Paul, the unlikely hero (conclusion)

Luke 15 begins its chapter with these words, the New Living Translation put it this way: Tax collectors and other notorious sinners often came to listen to Jesus teach.  Did you hear that? Notorious sinners. In four of the five gospels, Jesus said “I have not come to call the righteous to repentance, but the sinners.”

And Paul himself, in his book to the church in Rome said, “But God demonstrates his own love for us in this: While we were still sinners, Christ died for us.” Paul is the perfect example of that, isn’t he?

Character after character, the whole Bible is about redemption—about God knowing we are sinners who are trapped inside of something that we can’t get out of. But Christ comes to redeem, or restore, us to who He intended us to be. We don’t always know our own potential. Saul didn’t. But God does.

He sees us as who He originally intended us to be. Think about that. God did not intend for us to be trapped as sinners. Who he intended for us to be was established since before the foundations of the world, but it changed in the Garden. Who you and I are, our Godly potential, was established before the foundation of the world and changed millennia before we were ever born. But because of the cross, he can change it back. It doesn’t happen instantaneously and not even fully until we are rid of these bodies. But the process starts at the time of choosing Him.

In order for us to be an effective Christian witness to the world, as a church body of believers in the world Monday through Friday; as a church building and as a church service on Sunday, we need to see everyone around us with the eyes of whom God intended for them to be.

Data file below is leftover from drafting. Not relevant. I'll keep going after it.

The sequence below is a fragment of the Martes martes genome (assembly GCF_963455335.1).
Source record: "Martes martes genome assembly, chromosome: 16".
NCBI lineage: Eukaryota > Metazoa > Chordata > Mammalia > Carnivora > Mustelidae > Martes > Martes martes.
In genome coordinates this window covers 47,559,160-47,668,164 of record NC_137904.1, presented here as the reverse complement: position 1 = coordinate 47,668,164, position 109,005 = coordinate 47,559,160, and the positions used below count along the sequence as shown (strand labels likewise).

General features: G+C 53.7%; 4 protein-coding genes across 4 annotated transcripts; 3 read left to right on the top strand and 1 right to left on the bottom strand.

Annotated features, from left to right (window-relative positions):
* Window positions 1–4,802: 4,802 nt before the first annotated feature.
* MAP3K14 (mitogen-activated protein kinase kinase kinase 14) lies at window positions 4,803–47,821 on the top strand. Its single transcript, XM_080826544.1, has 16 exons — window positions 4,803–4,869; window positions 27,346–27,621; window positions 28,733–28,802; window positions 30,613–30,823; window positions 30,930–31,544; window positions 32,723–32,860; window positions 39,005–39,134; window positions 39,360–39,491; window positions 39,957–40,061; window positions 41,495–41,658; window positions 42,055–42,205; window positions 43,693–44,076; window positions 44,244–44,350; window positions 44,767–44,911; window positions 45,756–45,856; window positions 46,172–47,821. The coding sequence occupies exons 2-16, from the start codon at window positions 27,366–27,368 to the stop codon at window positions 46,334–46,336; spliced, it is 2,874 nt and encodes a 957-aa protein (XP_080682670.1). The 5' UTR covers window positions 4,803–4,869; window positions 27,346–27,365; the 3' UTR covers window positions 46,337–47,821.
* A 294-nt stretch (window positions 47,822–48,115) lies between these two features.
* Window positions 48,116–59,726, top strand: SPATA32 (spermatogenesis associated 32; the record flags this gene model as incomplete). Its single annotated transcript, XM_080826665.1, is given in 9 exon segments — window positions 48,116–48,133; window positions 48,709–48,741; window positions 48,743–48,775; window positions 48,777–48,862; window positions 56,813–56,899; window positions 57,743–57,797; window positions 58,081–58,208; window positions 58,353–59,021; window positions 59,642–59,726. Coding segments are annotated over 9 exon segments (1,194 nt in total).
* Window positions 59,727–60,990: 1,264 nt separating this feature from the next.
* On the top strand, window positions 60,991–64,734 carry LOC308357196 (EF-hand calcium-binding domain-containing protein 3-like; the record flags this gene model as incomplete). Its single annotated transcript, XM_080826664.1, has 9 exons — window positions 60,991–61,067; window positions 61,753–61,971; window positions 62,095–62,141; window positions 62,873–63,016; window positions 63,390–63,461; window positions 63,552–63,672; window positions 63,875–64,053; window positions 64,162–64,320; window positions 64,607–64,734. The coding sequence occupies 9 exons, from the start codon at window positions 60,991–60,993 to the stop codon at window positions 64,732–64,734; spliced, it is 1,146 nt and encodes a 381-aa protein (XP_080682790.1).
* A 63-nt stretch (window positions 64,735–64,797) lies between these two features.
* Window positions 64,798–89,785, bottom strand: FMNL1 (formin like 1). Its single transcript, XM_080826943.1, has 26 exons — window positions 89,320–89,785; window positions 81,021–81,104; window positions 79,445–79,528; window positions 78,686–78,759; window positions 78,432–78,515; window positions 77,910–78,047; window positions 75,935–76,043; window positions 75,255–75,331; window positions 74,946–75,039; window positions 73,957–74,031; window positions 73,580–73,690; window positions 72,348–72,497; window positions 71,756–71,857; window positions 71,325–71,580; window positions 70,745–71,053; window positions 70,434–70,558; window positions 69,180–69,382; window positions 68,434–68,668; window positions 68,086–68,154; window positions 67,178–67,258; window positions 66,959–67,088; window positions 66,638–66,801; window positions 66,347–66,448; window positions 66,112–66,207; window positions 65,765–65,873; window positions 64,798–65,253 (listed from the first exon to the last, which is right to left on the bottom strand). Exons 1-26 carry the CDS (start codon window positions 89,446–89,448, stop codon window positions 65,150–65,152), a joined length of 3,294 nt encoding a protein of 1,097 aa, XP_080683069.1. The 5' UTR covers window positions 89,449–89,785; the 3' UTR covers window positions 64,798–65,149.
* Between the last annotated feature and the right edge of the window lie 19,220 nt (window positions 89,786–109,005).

Now, I’ll admit, it’s hard sometimes, isn’t it? With some, it’s easy to see, but I have to admit it, I can be like Ananias. I can look at some people and think they’re irredeemable. I have a hard time seeing the potential in people. I have a hard time seeing how God could transform certain people. But if He can do that with Saul, he can do that with anyone.

I want us to think about how many testimonies you have heard where God changed someone’s life. Time after time, after time, after time we have heard testimonies like this. What about your testimony? Where were you at one time, and how did God transform your life?

Are you like Ananias? Does God need to change your vision? Does God need to help you see people for who they could be as redeemed sinners rather than notorious sinners? Maybe God is calling you to reach out to someone that you’re afraid might respond negatively, even harshly.

Are you like Saul? Are we thinking we’re doing the Godly thing, but in actuality are we persecuting God’s people? Are we not seeing people who are already saved for who they already are in Christ? Are we so judgmental against other Christians that we think we should put them down and persecute them because they go to a different church denomination, dress differently, watch movies we wouldn’t watch, listen to music we wouldn’t listen to, use language we wouldn’t use or drink something we wouldn’t drink? Is God telling you to stop laying down judgement, being divisive and persecuting His people?

We Christians have had a bad habit for far too long saying, so-and-so isn’t a real Christian because of such-and-such. It’s time to stop judging, putting people down and persecuting. It’s time to start living in such a way that lifts people up. Everyone needs encouragement no matter who they are; they need to be loved and respected. It’s called living the Christian life. And that was a commandment. And that’s how we show people the way to the cross. They already know they’re sinners, but they don’t all know they’re loved.

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